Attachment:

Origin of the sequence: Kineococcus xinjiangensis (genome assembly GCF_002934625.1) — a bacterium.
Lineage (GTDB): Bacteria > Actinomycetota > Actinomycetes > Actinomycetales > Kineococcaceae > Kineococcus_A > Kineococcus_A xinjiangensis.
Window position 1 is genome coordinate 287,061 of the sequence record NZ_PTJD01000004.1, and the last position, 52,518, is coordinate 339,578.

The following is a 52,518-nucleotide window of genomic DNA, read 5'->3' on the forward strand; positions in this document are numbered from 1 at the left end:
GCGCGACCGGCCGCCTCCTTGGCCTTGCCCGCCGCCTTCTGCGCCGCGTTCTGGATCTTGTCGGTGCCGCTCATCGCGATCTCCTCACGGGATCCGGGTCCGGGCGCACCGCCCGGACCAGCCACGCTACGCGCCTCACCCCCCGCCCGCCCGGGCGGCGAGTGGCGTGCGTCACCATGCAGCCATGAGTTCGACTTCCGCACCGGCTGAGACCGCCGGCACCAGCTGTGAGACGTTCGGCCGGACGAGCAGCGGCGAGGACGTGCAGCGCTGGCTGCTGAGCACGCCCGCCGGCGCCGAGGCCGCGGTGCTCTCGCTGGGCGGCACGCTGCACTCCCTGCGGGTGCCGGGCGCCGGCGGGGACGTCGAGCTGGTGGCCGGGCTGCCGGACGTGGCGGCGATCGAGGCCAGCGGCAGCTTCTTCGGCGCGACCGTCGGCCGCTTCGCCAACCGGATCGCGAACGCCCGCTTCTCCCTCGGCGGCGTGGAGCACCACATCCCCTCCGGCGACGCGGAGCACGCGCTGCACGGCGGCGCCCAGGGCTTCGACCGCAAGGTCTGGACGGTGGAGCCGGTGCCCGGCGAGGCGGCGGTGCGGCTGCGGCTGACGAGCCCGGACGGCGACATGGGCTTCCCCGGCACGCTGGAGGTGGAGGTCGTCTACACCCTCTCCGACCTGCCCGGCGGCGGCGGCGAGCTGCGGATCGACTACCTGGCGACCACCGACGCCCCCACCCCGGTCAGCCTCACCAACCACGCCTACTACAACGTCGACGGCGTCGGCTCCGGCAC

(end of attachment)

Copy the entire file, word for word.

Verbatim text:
Origin of the sequence: Kineococcus xinjiangensis (genome assembly GCF_002934625.1) — a bacterium.
Lineage (GTDB): Bacteria > Actinomycetota > Actinomycetes > Actinomycetales > Kineococcaceae > Kineococcus_A > Kineococcus_A xinjiangensis.
Window position 1 is genome coordinate 287,061 of the sequence record NZ_PTJD01000004.1, and the last position, 52,518, is coordinate 339,578.

The following is a 52,518-nucleotide window of genomic DNA, read 5'->3' on the forward strand; positions in this document are numbered from 1 at the left end:
GCGCGACCGGCCGCCTCCTTGGCCTTGCCCGCCGCCTTCTGCGCCGCGTTCTGGATCTTGTCGGTGCCGCTCATCGCGATCTCCTCACGGGATCCGGGTCCGGGCGCACCGCCCGGACCAGCCACGCTACGCGCCTCACCCCCCGCCCGCCCGGGCGGCGAGTGGCGTGCGTCACCATGCAGCCATGAGTTCGACTTCCGCACCGGCTGAGACCGCCGGCACCAGCTGTGAGACGTTCGGCCGGACGAGCAGCGGCGAGGACGTGCAGCGCTGGCTGCTGAGCACGCCCGCCGGCGCCGAGGCCGCGGTGCTCTCGCTGGGCGGCACGCTGCACTCCCTGCGGGTGCCGGGCGCCGGCGGGGACGTCGAGCTGGTGGCCGGGCTGCCGGACGTGGCGGCGATCGAGGCCAGCGGCAGCTTCTTCGGCGCGACCGTCGGCCGCTTCGCCAACCGGATCGCGAACGCCCGCTTCTCCCTCGGCGGCGTGGAGCACCACATCCCCTCCGGCGACGCGGAGCACGCGCTGCACGGCGGCGCCCAGGGCTTCGACCGCAAGGTCTGGACGGTGGAGCCGGTGCCCGGCGAGGCGGCGGTGCGGCTGCGGCTGACGAGCCCGGACGGCGACATGGGCTTCCCCGGCACGCTGGAGGTGGAGGTCGTCTACACCCTCTCCGACCTGCCCGGCGGCGGCGGCGAGCTGCGGATCGACTACCTGGCGACCACCGACGCCCCCACCCCGGTCAGCCTCACCAACCACGCCTACTACAACGTCGACGGCGTCGGCTCCGGCAC